“It’s not just about welcoming people, whatever their cultural or ethnic background may be,” said Heckman, a mother of three grown sons. “It’s to better serve them, to be more supportive of their families.”
Heckman does that and more, said Diana Graman, a faculty member at the school: “She has implemented an after-school, homework-help program for those students who do not have assistance at home. She partnered with our PTO to help build an outdoor learning lab so that all types of learners may be reached. This lab has allowed different students to shine as well as connect to the beauty of nature.”
Fourth-grader Mahala Ross shared a common student attitude toward the outdoor learning lab: “It’s fun being outside, and you can help the world grow—and have fun with your friends.”
Heckman savored that joy as she watched the members of the school’s horticulture club create their Resurrection Gardens.
“To me, the whole idea is to enjoy all the gifts God has given us in nature—and to take care of the environment to make it beneficial for the future,” she said. “It goes along with our Catholic social teaching about care for creation.”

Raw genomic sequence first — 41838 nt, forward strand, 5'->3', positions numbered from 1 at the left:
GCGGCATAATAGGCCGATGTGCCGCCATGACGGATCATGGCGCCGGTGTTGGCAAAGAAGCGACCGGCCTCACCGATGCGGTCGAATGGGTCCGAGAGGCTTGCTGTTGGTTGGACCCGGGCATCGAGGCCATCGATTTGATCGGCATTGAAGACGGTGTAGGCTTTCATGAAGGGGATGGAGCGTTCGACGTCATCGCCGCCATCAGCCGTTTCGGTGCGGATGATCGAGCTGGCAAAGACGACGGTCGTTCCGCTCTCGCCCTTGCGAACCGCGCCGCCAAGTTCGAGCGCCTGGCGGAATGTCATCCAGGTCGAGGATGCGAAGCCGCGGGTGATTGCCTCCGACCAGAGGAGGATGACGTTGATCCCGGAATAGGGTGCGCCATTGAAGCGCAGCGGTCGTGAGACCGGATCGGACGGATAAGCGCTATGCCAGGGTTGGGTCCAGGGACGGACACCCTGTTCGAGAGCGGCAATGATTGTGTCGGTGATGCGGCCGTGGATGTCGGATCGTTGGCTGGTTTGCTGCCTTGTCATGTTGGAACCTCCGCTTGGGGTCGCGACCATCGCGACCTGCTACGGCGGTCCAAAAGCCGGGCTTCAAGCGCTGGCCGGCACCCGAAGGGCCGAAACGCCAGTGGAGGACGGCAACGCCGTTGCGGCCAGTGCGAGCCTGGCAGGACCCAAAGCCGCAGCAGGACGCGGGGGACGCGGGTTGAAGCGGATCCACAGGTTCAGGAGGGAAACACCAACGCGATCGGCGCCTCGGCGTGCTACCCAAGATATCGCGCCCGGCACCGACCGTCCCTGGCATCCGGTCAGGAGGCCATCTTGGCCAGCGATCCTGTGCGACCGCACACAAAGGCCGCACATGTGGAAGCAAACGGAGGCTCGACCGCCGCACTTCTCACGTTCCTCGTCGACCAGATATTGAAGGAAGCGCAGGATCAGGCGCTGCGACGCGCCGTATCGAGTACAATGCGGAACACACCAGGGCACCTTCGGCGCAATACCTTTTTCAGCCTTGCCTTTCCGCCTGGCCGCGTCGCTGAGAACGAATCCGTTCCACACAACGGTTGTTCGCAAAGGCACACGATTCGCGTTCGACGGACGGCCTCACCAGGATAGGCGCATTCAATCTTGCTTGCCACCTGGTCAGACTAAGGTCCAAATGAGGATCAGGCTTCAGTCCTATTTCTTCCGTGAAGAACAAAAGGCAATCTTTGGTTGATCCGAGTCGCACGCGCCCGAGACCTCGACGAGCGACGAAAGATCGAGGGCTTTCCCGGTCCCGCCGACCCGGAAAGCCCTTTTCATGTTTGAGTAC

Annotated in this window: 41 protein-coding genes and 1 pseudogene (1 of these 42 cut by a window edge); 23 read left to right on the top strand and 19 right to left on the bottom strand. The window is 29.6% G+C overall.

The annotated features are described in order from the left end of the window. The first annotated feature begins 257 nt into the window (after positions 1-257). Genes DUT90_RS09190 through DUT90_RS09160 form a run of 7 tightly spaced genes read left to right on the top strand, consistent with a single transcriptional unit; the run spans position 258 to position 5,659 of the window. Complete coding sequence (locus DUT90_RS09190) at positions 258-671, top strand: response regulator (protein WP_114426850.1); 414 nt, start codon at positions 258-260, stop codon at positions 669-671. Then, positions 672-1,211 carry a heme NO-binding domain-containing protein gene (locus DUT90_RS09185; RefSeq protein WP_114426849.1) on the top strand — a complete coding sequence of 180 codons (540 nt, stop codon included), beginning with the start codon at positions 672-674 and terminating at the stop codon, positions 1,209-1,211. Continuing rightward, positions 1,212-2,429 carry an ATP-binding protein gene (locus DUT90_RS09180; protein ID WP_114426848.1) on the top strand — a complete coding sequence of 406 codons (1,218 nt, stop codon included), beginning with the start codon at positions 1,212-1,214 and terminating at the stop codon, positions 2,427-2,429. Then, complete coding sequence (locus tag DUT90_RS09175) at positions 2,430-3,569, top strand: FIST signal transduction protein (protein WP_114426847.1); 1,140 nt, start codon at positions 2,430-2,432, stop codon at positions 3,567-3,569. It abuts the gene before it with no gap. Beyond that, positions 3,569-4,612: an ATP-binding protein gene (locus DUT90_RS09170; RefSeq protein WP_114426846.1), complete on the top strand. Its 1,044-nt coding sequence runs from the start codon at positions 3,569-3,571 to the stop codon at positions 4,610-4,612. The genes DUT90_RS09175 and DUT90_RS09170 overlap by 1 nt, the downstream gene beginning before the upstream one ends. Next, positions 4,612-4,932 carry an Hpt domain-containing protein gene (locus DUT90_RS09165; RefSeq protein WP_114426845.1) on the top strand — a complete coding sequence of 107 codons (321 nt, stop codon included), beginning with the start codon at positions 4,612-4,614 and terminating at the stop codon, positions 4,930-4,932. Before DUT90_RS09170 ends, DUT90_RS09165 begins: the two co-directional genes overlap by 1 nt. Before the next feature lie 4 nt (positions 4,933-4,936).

Her emphasis on faith extends to her own growth as a person.
The roots of her Catholic faith include her childhood as a student at Little Flower School in Indianapolis. She’s also a 1981 graduate of Father Thomas Scecina Memorial High School in Indianapolis. And she and her husband of 32 years, Chuck, were married in St. Therese of the Infant Jesus (Little Flower) Church in Indianapolis.
“Every important moment in my life has been in a Catholic school or church,” she said.
And still she keeps trying to grow in her faith.
“As a principal, I’ve tried to focus more on my Catholic faith, and be an example for my staff—reading Scripture daily, praying together with staff and parish staff, and getting more involved with service projects. In faculty meetings, we’ve concentrated on learning about the Mass and Catholic social teaching.
“It’s just trying to make sure the school community knows we are a Catholic school—and that it’s important to us.” †